Khan techniques initially developed by Chan and

Khan and
Senhadji (2001) analyzed the inflation and growth relationship separately for
industrial and developing countries. They have used new econometric techniques
initially developed by Chan and Tsay in 1998 and Hansen in 1999 and 2000. The
paper specifically focused on the following questions:

·        
Is
there a statistically significant threshold level of inflation above which
inflation affects growth differently than at a lower rate?

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·        
Is
the threshold effect similar across developing and industrialized country?

·        
Are
these thresholds values statistically different?

·        
How
robust is the Bruno-Easterly finding that the negative relationship between
inflation and growth exists only for high-inflation observations and
high-frequency data?

The data set
included 140 countries (comprising both industrial and developing countries)
and generally covered the period 1960 – 1998. The authors stated that some data
for some developing countries had a shorter span, this is a limitation of the
study. As such, analysis had to be conducted by them using ‘unbalanced panels’.
The data came primarily from the World Economic Outlook (WEO) database, with
the growth rate in GDP recorded in local currencies at constant 1987 prices and
inflation measured by the percentage charge in the CPI index. The empirical
results presented in the paper, strongly suggest the existence of a threshold
beyond which inflation exerts a negative effect on growth. The result indicated
that inflation level below the threshold level of inflation have no effect on
growth. But inflation rates above the threshold level have a significant
negative effect on growth. Inflation levels below the threshold levels of
inflation have no effect on growth, while inflation rates above the threshold
have a significant negative effect on growth.

The authors’
results find out that the threshold is lower for industrialized countries than
it is for developing countries (the estimates are 1-3 percent and 11-12 percent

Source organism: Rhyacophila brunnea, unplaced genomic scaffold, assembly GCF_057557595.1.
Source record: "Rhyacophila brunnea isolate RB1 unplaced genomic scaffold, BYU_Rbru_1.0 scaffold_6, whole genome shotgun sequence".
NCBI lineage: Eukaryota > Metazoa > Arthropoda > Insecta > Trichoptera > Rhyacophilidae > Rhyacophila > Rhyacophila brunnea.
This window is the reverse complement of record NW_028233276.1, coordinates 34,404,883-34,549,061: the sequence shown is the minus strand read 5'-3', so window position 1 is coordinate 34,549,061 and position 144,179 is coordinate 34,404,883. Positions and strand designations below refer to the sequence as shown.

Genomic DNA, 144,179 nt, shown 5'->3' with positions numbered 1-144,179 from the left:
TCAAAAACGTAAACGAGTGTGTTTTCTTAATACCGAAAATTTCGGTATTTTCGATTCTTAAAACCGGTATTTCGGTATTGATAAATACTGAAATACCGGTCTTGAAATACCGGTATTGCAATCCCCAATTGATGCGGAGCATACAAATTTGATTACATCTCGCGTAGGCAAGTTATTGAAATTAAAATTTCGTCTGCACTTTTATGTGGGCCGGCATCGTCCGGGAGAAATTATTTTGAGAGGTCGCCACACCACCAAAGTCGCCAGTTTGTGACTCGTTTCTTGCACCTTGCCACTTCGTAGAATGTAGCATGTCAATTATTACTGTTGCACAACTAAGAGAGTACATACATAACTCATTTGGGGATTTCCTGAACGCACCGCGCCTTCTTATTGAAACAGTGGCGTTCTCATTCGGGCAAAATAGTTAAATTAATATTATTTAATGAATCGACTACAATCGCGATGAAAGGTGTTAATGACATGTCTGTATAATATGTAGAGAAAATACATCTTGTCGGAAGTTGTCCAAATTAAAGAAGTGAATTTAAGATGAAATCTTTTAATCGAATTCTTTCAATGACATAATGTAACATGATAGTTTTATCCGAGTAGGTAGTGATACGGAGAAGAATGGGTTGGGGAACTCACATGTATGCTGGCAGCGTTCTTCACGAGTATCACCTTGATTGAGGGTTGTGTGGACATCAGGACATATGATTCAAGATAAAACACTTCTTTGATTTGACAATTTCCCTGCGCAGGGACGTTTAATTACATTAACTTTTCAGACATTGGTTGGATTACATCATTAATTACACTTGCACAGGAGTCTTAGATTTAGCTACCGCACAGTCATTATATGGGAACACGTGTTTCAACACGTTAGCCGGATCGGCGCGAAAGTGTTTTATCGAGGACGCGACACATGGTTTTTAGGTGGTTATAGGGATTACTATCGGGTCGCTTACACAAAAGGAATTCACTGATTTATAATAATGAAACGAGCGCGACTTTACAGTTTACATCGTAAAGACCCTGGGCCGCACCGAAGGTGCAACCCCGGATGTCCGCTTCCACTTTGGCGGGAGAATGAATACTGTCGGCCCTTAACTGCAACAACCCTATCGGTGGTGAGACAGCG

for industrial and developing countries respectively, depending on the
estimation method used). The thresholds were statistically significant a 1
percent or less, implying that the threshold estimates are very precise. The
negative and significant relationship between inflation and growth above the
threshold level is argued to be robust with respect to type of estimation
method used. The authors suggest that while the results of the paper are
important, some caution should be borne in mind. The estimated relationship
between inflation which inflation affects growth, beyond the fact that, because
investment and unemployment are controlled for, the effect is primarily through
productivity.

Rodrik (2008)
found that there is a relation between exchange rates with economic growth to
form positive relationships. Ito, Isard and Symasnky (1999) found that high
economic growth rates supported by adequate export growth, thus increasing the
value of exchange rates due to increased demand for the national currency.

                                                    

Ghosh and
Phillips (1998) argued that if a relationship exists between inflation and
growth it will not be a simple one. The bivariate relationship may not be
linear; and the correlation between inflation/disinflation and growth maybe
quite different from the steady-state inflation –growth relationship.

They argued
further, that in a multivariate case, the relationship becomes even more
complicated. Their complete data set consists 3603 annual observations on real
per capital GDP growth, and period average consumer price inflation,
corresponding to 145 countries, over the 1960-1996 period. Their primary
analytical tool is a panel regression, in which their main contribution was o
combine a nonlinear treatment of the inflation growth relationship with an
extensive examination of robustness. They check whether the inflation-growth
relationship appears in multivariate regression analysis. The intention was not
to develop an explanatory model of GDP growth, but rather to determine whether
the inflation-growth correlation is robust. Their analysis also checked for nonlinearity
of the inflation-growth relationship.

Ghosh and
Phillips (1998) revealed that there is a negative relationship between
inflation and growth that is statistically significant and of an economically
interesting magnitude. These findings were put through numerous robustness
checks. As an interesting by-product of their studies, the authors developed a
sequential decision “tree” technique in order to prove that inflation is not
only a statistically significant determinant but also one of the most important
determinants of growth. At very low rates of inflation (around 2-3 percent a
year or lower), inflation and growth are positively correlated. If not so,
inflation and growth are negatively correlated, but the relationship is convex,
making the decline in growth associated with an increase from 10 percent to 20
percent inflation is much larger than that associated with moving from 40
percent to 50 percent. Taking both these nonlinearities into account, they find
that the negative inflation-growth relationship is evident in both the time and
cross-section dimensions of the data, and that it is quite robust. The authors
also found a threshold at 2.5 percent, and a significant negative effect above
this level. The negative relation survived all additional robustness check and
tests for endogeneity. Their policy message suggests that even lowering
moderate inflation rates can yield gains in GDP growth of up to 0.8 – 0.9
percentage points.